During his first mandate, Romania became a European Union member (in 2007). However, the Parliament, dominated by the center-left parties of the social-democrats and liberals, impeached him twice – in 2007 and 2012. Both attempts failed to pass the constitutional requirement of approval by 50% plus one of the total number of registered electors.
In 2016, president Băsescu was granted citizenship of the Republic of Moldova, fueling speculations that he would run for president of that country for a change.
10. You may have a Romanian blouse that inspires a Washington, DC mayor to declare a special day of it. The traditional Romanian blouse, called „ie” [pronounced: ee-ye], is a piece of clothing whose embroidery preserves a language of signs and symbols of sacred geometry, specific to the mythical thinking of the elder days.
It is believed that every stitch is a coded message with deep meaning, generating and directing the energy each symbol represents through the chest and sleeves, and making possible for the peasant woman to attach her soul to her work.Over time, the Romanian blouse has inspired many people with its story’s richness. On June 24, 2015, the mayor of Washington, DC, Muriel Bowser, has declared June 24 as the International Day of the Romanian Blouse.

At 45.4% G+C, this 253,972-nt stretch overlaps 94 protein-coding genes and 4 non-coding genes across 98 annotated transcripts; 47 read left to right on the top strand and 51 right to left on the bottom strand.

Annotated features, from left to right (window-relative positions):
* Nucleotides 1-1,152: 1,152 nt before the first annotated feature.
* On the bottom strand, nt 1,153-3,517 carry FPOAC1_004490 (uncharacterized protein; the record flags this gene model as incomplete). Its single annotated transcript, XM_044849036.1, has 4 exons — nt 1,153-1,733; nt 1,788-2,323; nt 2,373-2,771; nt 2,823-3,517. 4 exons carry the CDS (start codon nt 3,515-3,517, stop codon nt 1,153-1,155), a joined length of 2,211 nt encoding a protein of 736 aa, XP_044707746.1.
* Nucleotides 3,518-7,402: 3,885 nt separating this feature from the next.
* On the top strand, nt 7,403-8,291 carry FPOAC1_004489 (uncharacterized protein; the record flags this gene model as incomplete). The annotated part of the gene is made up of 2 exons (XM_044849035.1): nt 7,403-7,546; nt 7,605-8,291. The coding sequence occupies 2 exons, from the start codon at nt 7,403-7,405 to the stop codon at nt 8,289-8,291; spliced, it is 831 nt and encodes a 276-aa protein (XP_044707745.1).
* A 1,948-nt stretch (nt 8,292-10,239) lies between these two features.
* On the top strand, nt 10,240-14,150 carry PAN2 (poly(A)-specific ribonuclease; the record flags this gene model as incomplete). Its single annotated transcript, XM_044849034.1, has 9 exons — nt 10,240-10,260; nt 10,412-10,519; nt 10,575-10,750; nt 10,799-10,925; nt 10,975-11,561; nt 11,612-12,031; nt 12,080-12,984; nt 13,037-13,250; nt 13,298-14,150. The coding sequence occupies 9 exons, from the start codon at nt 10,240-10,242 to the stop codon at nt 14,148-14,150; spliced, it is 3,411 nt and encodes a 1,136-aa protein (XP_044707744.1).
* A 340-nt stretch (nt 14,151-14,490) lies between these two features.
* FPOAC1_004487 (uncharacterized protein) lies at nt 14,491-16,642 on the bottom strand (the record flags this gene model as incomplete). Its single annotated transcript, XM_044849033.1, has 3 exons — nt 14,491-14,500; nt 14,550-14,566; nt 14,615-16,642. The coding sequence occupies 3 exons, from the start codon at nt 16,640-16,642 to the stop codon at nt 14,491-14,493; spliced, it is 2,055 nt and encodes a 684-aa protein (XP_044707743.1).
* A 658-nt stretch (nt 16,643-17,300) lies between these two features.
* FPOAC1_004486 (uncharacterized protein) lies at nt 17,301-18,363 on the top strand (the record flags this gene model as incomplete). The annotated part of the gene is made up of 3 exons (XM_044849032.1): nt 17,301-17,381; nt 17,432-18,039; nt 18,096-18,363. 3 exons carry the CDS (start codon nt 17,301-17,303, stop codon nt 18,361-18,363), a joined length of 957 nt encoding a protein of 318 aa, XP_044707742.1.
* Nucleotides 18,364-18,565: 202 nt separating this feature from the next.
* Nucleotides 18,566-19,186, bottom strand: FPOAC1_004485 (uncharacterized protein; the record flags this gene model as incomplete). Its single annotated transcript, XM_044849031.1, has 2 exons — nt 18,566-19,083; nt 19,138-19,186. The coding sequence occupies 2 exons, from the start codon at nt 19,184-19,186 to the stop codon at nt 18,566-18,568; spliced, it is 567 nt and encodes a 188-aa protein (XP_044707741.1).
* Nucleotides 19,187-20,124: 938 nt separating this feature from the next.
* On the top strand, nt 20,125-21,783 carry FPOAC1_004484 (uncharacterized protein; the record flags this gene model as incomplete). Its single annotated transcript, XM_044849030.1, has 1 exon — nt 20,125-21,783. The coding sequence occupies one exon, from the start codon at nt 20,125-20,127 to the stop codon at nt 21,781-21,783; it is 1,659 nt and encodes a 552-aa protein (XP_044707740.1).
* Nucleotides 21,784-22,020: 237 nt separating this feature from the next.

Currently, there are several initiatives to introduce the „ie” in UNESCO’s patrimony. Romanians consider it their identity, something with a culture of its own, a heritage that must be passed down from generation to generation.
TIBERIU DIANU is a scholar and author of several books and articles of law and post-communist societies. He studied law, human rights, and criminal justice at the universities of Bucharest (Romania), Strasbourg (France), Oxford and Manchester (U.K.), American University (Washington, DC), and University of Maryland at College Park (Maryland). He currently lives in Washington, DC, where he works for various government and private agencies.